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Endocrine journal

Inhibitory effects of trichostatin A on adrenocorticotropic hormone production and proliferation of corticotroph tumor AtT-20 cells.


PMID 26497760

Abstract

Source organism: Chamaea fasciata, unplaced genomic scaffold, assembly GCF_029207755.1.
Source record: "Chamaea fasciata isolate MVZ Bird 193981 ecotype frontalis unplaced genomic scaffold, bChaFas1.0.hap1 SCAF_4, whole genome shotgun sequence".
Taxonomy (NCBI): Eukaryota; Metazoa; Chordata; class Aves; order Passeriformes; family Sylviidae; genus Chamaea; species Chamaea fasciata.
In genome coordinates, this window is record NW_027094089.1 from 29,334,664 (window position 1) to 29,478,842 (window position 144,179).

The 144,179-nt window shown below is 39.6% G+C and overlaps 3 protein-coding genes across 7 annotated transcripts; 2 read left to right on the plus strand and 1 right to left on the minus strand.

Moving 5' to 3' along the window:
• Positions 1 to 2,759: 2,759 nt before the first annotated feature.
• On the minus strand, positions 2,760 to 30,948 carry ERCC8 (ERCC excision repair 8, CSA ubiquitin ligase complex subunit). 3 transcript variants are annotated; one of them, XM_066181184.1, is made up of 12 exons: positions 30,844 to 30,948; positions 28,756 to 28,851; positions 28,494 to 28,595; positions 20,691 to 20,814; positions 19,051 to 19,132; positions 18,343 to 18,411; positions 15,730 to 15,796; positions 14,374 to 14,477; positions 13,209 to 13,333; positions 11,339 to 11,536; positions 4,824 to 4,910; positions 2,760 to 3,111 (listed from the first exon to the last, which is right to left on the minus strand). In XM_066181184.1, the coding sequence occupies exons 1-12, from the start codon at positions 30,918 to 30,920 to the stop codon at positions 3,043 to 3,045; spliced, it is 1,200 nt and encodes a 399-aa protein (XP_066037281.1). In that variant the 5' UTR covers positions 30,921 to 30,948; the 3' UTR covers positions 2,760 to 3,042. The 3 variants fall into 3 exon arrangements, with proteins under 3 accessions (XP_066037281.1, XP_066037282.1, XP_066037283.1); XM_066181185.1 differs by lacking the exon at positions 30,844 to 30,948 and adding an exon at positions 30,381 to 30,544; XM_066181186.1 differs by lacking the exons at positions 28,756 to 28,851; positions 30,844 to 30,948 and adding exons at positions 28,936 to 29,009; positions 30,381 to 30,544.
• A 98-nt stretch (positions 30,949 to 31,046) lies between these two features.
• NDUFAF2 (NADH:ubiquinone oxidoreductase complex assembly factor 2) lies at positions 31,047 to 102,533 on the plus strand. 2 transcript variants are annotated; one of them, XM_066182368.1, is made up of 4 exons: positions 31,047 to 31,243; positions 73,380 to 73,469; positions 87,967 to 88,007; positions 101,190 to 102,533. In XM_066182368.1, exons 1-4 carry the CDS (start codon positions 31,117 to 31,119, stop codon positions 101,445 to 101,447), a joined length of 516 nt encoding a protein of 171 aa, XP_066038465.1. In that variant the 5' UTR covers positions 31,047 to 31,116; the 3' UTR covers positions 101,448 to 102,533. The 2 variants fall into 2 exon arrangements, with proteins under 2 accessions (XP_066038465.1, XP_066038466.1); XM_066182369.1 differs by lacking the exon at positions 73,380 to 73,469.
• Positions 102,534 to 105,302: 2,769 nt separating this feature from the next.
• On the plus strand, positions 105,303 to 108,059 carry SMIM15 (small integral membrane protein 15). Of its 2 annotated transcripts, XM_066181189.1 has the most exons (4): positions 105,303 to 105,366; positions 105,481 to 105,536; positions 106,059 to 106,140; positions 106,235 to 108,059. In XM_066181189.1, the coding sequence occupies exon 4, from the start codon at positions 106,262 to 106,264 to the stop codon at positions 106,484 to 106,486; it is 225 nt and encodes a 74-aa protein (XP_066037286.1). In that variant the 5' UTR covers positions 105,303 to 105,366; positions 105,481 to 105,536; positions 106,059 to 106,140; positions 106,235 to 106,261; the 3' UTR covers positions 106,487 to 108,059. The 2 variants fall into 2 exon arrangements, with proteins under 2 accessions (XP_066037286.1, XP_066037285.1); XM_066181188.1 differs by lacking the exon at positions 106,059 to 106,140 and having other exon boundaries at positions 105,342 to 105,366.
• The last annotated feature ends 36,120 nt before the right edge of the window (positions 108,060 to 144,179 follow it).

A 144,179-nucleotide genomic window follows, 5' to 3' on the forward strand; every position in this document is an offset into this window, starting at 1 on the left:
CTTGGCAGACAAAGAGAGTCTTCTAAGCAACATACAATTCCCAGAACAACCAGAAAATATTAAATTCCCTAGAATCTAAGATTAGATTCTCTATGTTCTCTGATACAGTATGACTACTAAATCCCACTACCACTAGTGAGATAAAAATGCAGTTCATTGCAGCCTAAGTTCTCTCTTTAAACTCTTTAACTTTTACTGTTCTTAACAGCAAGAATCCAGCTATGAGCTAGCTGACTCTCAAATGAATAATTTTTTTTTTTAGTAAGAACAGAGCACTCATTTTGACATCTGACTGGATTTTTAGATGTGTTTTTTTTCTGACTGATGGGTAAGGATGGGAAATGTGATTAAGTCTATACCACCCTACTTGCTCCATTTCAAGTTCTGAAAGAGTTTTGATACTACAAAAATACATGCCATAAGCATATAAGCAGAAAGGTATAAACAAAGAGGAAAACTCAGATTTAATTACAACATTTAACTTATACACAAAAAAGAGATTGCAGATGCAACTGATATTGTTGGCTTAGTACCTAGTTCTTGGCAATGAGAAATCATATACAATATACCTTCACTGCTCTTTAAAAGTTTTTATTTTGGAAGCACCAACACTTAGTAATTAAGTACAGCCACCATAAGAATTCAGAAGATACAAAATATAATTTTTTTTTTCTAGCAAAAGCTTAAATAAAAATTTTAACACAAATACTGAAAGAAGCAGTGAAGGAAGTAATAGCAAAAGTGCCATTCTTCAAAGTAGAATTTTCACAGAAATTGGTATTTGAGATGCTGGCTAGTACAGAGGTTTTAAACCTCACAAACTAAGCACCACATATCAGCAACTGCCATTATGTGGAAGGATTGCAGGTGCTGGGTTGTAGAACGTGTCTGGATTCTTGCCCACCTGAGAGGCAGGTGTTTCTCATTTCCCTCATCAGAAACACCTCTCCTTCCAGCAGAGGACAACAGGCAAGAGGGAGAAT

Cushing's disease is primarily caused by adrenocorticotropic hormone (ACTH)-producing pituitary adenomas. Pituitary tumor-transforming gene 1 (PTTG1) expression, a hallmark of pituitary tumors, stimulates pituitary cell proliferation. Histone deacetylases (HDACs) play an important role in regulating gene transcription and HDAC inhibitors induce cellular differentiation and suppress tumor cell proliferation. HDAC inhibitors also repress PTTG1 mRNA levels. Trichostatin A (TSA) is a potent cell-permeable HDAC inhibitor that blocks cell cycle progression. In the present study, we determined the effect of TSA on ACTH production and cellular proliferation in mouse AtT-20 corticotroph tumor cells. TSA decreased proopiomelanocortin (POMC) mRNA levels in AtT-20 cells and reduced ACTH levels in the culture medium of these cells. The TSA-induced decreases in POMC mRNA levels were not modulated when TSA and dexamethasone were simultaneously administered. Drug treatment also decreased AtT-20 cell proliferation, induced apoptosis, and increased the percentage of cells in G0/G1 phase using flow cytometry. TSA decreased PTTG1 mRNA levels. Furthermore, PTTG1 knockdown inhibited cellular proliferation. Its knockdown also inhibited POMC mRNA and ACTH levels. TSA inhibits ACTH production and corticotroph tumor cell proliferation. TSA may inhibit cellular proliferation, and ACTH synthesis and secretion by decreasing PTTG1 expression.